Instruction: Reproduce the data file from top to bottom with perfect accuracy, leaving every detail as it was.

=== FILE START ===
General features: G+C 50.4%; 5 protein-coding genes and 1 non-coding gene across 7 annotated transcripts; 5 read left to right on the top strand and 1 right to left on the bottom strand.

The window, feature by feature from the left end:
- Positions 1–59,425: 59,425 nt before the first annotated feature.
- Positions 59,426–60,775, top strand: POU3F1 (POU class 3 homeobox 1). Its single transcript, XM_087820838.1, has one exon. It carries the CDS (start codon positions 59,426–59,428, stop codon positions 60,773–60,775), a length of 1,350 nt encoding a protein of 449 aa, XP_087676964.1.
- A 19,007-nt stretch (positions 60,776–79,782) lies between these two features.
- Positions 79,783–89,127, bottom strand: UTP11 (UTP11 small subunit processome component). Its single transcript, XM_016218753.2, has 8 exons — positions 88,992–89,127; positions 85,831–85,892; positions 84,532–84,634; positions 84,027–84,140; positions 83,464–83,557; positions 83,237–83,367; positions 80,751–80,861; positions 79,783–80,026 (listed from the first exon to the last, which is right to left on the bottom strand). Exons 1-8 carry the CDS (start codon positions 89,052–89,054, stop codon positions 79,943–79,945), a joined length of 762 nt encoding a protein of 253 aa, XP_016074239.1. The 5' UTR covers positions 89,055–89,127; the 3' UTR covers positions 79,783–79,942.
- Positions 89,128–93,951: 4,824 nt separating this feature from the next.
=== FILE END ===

General features: G+C 50.4%; 5 protein-coding genes and 1 non-coding gene across 7 annotated transcripts; 5 read left to right on the top strand and 1 right to left on the bottom strand.

The window, feature by feature from the left end:
- Positions 1–59,425: 59,425 nt before the first annotated feature.
- Positions 59,426–60,775, top strand: POU3F1 (POU class 3 homeobox 1). Its single transcript, XM_087820838.1, has one exon. It carries the CDS (start codon positions 59,426–59,428, stop codon positions 60,773–60,775), a length of 1,350 nt encoding a protein of 449 aa, XP_087676964.1.
- A 19,007-nt stretch (positions 60,776–79,782) lies between these two features.
- Positions 79,783–89,127, bottom strand: UTP11 (UTP11 small subunit processome component). Its single transcript, XM_016218753.2, has 8 exons — positions 88,992–89,127; positions 85,831–85,892; positions 84,532–84,634; positions 84,027–84,140; positions 83,464–83,557; positions 83,237–83,367; positions 80,751–80,861; positions 79,783–80,026 (listed from the first exon to the last, which is right to left on the bottom strand). Exons 1-8 carry the CDS (start codon positions 89,052–89,054, stop codon positions 79,943–79,945), a joined length of 762 nt encoding a protein of 253 aa, XP_016074239.1. The 5' UTR covers positions 89,055–89,127; the 3' UTR covers positions 79,783–79,942.
- Positions 89,128–93,951: 4,824 nt separating this feature from the next.